And here’s the thing: That’s fine! It’s an opinion I happen to disagree with, but it’s a coherent, concrete viewpoint. Say what you will about the tenets of anti-progressivism, dude, but at least it’s an ethos.
Let me address Gamergate advocates directly for a moment: Right now, journalists trying to be fair-minded about your movement simply can’t win. Again, if I’m arguing with someone from the NRA or the NAACP or some other established group, I can point to actual quotes from the group’s leadership. With you guys, any bad thing that happens is, by definition, not the work of A True Gamergater. It’s one of the oldest logical fallacies in the book.
So what is Gamergate “really” about? I think this is the sort of question a philosopher of language would tear apart and scatter the remnants of to the wind, because it lacks any real referent. You guys refuse to appoint a leader or write up a platform or really do any of the things real-life, adult “movements” do. I’d argue that there isn’t really any such thing as Gamergate, because any given manifestation of it can be torn down as, again, No True Gamergate by anyone who disagrees with that manifestation or views it as an inconvenient blight from an optics standpoint. And who gets to decide what is and isn’t True Gamergate? You can’t say you want a decentralized, anonymous movement and then disown the ugly parts that inevitably pop up as a result of that structure. Either everything is in, or everything is out.
Faced with this complete lack of clarity, all I or other journalists can do, then, is journalism: We ask the people in the movement what they stand for and then try to tease out what is real and what is PR. And every, every, every substantive conversation/forum/encounter I’ve had with folks from your movement has led me to believe that a large part of the reason for its existence is discomfort with what you see as the burgeoning influence of so-called social-justice warriors in the gaming world.
This is only going to be a real debate if you guys can cop to your real-life feelings and opinions. You should have a bit more courage and put your actual motives front and center. Instead, because some of you do have a certain degree of political savvy, as is evidenced whenever gamergaters on 8chan and elsewhere try to rein in their more unhinged peers (no, of course not every Gamergate proponent is a harasser), you’ve decided to go the “journalism ethics” route.
Unfortunately, that sauce is incredibly weak, as has been documented capably elsewhere; to the extent there are ethical issues at play here, they are very small-bore. There was no Kotaku review of “Depression Quest,” the supposed “scandal” of journalistic impropriety that allegedly touched all this off, and fair-minded journalists will see through that line of attack right away since Quinn was receiving hate for the game long before her boyfriend posted his jeremiad.
Journalists donating to crowd-funding campaigns, which is another major Gamergate complaint? I bet if you asked 100 journalists you’d get 100 different opinions on whether this should be inherently off-limits (personal take is that it isn’t, but that journalists should certainly disclose any projects to which they donate and shouldn’t report on them).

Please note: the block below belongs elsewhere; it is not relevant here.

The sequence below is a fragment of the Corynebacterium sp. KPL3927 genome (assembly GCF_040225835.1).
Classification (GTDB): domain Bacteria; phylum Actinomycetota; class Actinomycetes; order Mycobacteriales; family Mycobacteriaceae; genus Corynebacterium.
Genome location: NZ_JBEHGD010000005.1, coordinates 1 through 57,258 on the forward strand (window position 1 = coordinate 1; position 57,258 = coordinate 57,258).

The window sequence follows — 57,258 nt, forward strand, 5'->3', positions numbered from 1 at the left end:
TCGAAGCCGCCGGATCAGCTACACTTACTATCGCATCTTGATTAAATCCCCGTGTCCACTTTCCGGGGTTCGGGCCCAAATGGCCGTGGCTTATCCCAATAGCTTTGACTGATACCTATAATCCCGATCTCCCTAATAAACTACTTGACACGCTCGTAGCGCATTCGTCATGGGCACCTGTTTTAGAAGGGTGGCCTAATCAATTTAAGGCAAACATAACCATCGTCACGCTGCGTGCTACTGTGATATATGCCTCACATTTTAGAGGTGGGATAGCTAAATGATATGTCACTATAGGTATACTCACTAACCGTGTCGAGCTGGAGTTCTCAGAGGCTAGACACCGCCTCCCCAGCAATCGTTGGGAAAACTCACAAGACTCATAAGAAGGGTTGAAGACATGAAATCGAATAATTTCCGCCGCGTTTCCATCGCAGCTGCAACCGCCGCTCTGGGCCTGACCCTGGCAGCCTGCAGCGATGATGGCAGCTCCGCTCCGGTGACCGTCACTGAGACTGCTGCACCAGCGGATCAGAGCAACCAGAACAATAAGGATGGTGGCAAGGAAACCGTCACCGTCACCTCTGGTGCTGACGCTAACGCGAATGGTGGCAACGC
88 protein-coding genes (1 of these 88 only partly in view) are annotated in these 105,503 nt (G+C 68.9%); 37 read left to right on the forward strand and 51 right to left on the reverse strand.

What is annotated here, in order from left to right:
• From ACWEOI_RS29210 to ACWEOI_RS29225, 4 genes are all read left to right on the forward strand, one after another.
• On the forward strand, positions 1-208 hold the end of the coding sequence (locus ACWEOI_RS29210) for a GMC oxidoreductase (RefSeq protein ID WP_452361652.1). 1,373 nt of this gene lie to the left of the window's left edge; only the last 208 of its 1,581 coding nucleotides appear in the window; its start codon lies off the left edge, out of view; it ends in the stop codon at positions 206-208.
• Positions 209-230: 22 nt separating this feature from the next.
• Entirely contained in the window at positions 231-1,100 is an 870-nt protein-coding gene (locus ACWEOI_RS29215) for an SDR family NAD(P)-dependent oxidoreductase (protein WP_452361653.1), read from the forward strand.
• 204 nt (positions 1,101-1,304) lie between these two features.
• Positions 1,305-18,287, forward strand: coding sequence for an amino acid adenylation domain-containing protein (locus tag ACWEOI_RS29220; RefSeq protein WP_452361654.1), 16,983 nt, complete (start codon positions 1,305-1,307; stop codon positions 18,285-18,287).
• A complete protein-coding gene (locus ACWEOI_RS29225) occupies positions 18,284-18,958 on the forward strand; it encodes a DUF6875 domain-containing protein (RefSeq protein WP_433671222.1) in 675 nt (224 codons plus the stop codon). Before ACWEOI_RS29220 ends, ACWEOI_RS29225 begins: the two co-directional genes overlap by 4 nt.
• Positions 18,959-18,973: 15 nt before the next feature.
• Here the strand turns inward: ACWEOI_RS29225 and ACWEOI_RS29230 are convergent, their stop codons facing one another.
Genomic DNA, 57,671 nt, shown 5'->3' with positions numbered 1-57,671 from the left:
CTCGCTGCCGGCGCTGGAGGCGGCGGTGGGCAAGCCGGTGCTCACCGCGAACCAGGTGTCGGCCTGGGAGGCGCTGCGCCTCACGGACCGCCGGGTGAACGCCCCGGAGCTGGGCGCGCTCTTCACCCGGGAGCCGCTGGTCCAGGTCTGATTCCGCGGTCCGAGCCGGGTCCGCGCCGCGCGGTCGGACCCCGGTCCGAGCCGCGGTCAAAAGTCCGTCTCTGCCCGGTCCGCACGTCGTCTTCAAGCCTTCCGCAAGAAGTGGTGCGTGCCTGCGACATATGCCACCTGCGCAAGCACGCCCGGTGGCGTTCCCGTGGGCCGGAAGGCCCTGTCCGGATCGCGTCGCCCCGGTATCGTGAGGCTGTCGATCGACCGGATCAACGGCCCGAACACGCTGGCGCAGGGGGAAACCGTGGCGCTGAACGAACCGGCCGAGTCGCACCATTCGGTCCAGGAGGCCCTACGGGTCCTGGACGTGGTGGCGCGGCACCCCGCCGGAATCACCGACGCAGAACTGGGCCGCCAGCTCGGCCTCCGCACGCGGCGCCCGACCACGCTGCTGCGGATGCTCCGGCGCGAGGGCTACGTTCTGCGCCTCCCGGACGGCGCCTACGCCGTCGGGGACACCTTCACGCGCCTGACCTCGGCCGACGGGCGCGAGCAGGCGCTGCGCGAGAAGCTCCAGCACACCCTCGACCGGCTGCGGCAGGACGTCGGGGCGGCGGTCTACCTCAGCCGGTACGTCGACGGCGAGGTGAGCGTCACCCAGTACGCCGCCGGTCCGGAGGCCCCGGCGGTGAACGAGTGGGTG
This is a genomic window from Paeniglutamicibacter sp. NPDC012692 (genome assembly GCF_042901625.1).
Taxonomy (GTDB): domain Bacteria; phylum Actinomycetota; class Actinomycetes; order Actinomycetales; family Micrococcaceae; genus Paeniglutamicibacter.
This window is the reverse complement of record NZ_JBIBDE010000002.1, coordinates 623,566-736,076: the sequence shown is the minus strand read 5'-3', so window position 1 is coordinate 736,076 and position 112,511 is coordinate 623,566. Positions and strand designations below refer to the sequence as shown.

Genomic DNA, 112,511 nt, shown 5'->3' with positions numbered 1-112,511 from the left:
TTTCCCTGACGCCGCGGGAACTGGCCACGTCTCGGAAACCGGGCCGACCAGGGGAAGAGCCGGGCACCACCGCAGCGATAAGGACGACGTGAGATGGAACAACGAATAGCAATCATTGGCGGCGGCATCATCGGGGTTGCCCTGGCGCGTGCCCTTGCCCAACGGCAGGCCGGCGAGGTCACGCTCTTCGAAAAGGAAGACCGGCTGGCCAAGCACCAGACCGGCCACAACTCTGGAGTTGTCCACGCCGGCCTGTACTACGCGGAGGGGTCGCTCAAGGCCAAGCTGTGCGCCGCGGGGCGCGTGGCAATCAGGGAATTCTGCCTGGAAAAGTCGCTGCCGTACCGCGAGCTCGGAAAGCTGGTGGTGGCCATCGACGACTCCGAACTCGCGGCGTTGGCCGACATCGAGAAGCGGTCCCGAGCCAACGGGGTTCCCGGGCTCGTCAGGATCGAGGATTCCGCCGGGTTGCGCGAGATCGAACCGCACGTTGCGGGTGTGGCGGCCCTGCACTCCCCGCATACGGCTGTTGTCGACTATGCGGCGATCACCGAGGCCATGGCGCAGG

Collusion to strike at the heart of the gamer identity? Conservatives have been arguing that liberal journalists unfairly collude forever — I was on the “Journolist” that people wrongly claimed was coordinating pro-Obama coverage when really what we were doing, like any other listserv of ideologically like-minded people, was arguing with ourselves over everything. No: What happened was Gamasutra ran a very controversial column by Leigh Alexander, that column went viral, and a lot of people responded to it — and to then-recent high-profile harassment episodes — at the same time. This had nothing to do with cross-outlet collusion to insult gamers, and a close, honest look at the posts and articles in question will reveal that. When everyone’s writing about the same thing, that’s because the thing in question is getting a lot of discussion, which Alexander’s column and the incidents that precipitated it did.
You guys know as well as I do that a movement based on the stated goal of regaining gaming ground lost to feminists and so-called SJWs would not do very well from a PR perspective. But you’re in a bind, because other than that, the ethics charges are all you’ve got and they happen to be (1) 98 percent false; (2) complicated to follow for the layperson; and (3) pretty clearly a ruse given the underlying ideology of the folks pushing this line forward.
So I’d make a call, one last time, for honesty: Stop pretending this is about stuff it isn’t. Acknowledge that you do not want SJWs in gaming, that you want games to just be about games. Again: I disagree, but at least then I (and other journalists! you do want coverage, don’t you?) could at least follow what the hell is going on. If your movement requires journalists to carefully parse 8chan chains to understand it, it gets an F- in the PR department. You guys need to man and woman up and talk about what’s really on your mind, or stop whining about “biased” coverage and/or blaming it on nonexistent media conspiracies.
(This article was adapted from a Reddit post published Sunday.)